Working with stylized typographic and calligraphic forms, Egyptian-Lebanese street artist Bahia Shehab brings creative presentations of language and culture to public spaces around the world. During the Egyptian revolution of 2011, she began taking to the streets to paint. Starting in Cairo, Shehab began creating large-scale public art as a form of resistance against military rule and violence. With her spray can in hand, this artist, designer, and historian set out to spread beautiful and empowering images in the face of tumultuous times. Now she has taken her peaceful resistance to the streets of the world, creating works in cities from New York to Tokyo, Amsterdam, and Honolulu. Engaging with identity and the preservation of cultural heritage, Shehab creates work that investigates Islamic art history and reinterprets contemporary Arab politics, feminist discourse, and social issues. Internationally renowned, Shehab’s work has been on display in exhibitions, galleries, and city streets across the world and has earned her a number of international recognitions and awards, including the BBC 100 Women list, TED Senior fellowship, and a Prince Claus Award. In 2016, she became the first Arab woman to receive the UNESCO-Sharjah Prize for Arab Culture.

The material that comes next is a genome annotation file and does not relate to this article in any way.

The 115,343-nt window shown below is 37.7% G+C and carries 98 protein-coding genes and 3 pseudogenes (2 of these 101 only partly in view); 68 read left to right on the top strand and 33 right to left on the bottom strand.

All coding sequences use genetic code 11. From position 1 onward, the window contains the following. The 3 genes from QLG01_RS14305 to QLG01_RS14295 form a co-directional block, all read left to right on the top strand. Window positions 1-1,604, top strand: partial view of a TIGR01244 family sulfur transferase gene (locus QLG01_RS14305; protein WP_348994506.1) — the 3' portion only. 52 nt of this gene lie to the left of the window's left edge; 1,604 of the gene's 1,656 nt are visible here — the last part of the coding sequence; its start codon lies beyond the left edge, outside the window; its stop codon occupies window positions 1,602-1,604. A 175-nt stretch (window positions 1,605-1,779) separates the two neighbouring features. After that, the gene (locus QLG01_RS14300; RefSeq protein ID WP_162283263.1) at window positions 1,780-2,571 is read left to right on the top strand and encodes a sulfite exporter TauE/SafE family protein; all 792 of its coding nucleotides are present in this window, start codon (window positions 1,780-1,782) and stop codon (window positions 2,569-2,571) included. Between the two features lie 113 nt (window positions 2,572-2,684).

At the Corner of a Dream
offers extensive documentation of Shehab’s powerful street paintings. It also chronicles the stories of the people she meets along her journeys and includes her observations from the streets of each new city she visits. Shehab’s work is a manifesto, a cry for freedom and dignity, and a call to never stop dreaming.